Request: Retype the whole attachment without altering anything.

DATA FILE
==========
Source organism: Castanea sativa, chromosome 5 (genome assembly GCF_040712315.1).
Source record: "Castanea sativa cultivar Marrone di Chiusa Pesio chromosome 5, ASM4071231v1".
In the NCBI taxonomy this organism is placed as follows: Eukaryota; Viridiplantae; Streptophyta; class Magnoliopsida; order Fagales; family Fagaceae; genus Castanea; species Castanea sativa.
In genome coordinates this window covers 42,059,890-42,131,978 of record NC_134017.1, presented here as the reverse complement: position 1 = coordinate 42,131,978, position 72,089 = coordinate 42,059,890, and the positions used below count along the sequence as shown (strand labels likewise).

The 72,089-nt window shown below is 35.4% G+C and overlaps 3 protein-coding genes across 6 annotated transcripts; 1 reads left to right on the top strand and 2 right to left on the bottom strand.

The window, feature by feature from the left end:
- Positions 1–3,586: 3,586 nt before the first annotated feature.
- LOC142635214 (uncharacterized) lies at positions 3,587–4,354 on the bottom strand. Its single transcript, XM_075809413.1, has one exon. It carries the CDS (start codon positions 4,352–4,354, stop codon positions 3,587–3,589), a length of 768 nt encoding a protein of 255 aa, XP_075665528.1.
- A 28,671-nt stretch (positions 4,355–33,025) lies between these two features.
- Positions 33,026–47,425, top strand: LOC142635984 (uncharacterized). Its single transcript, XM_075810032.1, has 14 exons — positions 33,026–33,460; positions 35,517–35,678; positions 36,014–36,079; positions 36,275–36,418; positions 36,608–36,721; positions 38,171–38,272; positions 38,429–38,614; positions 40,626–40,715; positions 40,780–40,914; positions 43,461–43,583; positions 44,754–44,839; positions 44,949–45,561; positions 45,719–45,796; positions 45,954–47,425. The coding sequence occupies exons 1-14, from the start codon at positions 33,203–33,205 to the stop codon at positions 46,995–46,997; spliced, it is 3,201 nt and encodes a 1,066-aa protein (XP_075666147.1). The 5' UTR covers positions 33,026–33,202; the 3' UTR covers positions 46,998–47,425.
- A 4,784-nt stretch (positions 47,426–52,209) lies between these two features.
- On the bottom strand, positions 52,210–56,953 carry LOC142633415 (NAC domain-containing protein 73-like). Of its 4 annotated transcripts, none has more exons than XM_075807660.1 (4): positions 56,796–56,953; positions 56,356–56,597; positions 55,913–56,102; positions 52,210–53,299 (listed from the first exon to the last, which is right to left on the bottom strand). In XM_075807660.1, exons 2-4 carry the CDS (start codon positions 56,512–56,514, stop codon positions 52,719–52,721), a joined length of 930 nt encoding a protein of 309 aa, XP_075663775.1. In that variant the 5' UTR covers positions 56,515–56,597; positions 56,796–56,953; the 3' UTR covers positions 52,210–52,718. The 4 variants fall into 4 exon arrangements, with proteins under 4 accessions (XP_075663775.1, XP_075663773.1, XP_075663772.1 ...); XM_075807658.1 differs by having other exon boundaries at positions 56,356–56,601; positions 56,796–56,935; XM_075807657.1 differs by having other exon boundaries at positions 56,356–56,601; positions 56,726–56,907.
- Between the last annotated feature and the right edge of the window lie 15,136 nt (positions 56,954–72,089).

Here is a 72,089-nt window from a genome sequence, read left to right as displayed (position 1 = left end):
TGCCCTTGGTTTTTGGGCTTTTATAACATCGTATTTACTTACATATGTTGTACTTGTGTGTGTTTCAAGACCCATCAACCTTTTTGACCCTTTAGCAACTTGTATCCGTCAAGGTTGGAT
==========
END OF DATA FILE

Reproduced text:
Source organism: Castanea sativa, chromosome 5 (genome assembly GCF_040712315.1).
Source record: "Castanea sativa cultivar Marrone di Chiusa Pesio chromosome 5, ASM4071231v1".
In the NCBI taxonomy this organism is placed as follows: Eukaryota; Viridiplantae; Streptophyta; class Magnoliopsida; order Fagales; family Fagaceae; genus Castanea; species Castanea sativa.
In genome coordinates this window covers 42,059,890-42,131,978 of record NC_134017.1, presented here as the reverse complement: position 1 = coordinate 42,131,978, position 72,089 = coordinate 42,059,890, and the positions used below count along the sequence as shown (strand labels likewise).

The 72,089-nt window shown below is 35.4% G+C and overlaps 3 protein-coding genes across 6 annotated transcripts; 1 reads left to right on the top strand and 2 right to left on the bottom strand.

The window, feature by feature from the left end:
- Positions 1–3,586: 3,586 nt before the first annotated feature.
- LOC142635214 (uncharacterized) lies at positions 3,587–4,354 on the bottom strand. Its single transcript, XM_075809413.1, has one exon. It carries the CDS (start codon positions 4,352–4,354, stop codon positions 3,587–3,589), a length of 768 nt encoding a protein of 255 aa, XP_075665528.1.
- A 28,671-nt stretch (positions 4,355–33,025) lies between these two features.
- Positions 33,026–47,425, top strand: LOC142635984 (uncharacterized). Its single transcript, XM_075810032.1, has 14 exons — positions 33,026–33,460; positions 35,517–35,678; positions 36,014–36,079; positions 36,275–36,418; positions 36,608–36,721; positions 38,171–38,272; positions 38,429–38,614; positions 40,626–40,715; positions 40,780–40,914; positions 43,461–43,583; positions 44,754–44,839; positions 44,949–45,561; positions 45,719–45,796; positions 45,954–47,425. The coding sequence occupies exons 1-14, from the start codon at positions 33,203–33,205 to the stop codon at positions 46,995–46,997; spliced, it is 3,201 nt and encodes a 1,066-aa protein (XP_075666147.1). The 5' UTR covers positions 33,026–33,202; the 3' UTR covers positions 46,998–47,425.
- A 4,784-nt stretch (positions 47,426–52,209) lies between these two features.
- On the bottom strand, positions 52,210–56,953 carry LOC142633415 (NAC domain-containing protein 73-like). Of its 4 annotated transcripts, none has more exons than XM_075807660.1 (4): positions 56,796–56,953; positions 56,356–56,597; positions 55,913–56,102; positions 52,210–53,299 (listed from the first exon to the last, which is right to left on the bottom strand). In XM_075807660.1, exons 2-4 carry the CDS (start codon positions 56,512–56,514, stop codon positions 52,719–52,721), a joined length of 930 nt encoding a protein of 309 aa, XP_075663775.1. In that variant the 5' UTR covers positions 56,515–56,597; positions 56,796–56,953; the 3' UTR covers positions 52,210–52,718. The 4 variants fall into 4 exon arrangements, with proteins under 4 accessions (XP_075663775.1, XP_075663773.1, XP_075663772.1 ...); XM_075807658.1 differs by having other exon boundaries at positions 56,356–56,601; positions 56,796–56,935; XM_075807657.1 differs by having other exon boundaries at positions 56,356–56,601; positions 56,726–56,907.
- Between the last annotated feature and the right edge of the window lie 15,136 nt (positions 56,954–72,089).

Here is a 72,089-nt window from a genome sequence, read left to right as displayed (position 1 = left end):
TGCCCTTGGTTTTTGGGCTTTTATAACATCGTATTTACTTACATATGTTGTACTTGTGTGTGTTTCAAGACCCATCAACCTTTTTGACCCTTTAGCAACTTGTATCCGTCAAGGTTGGAT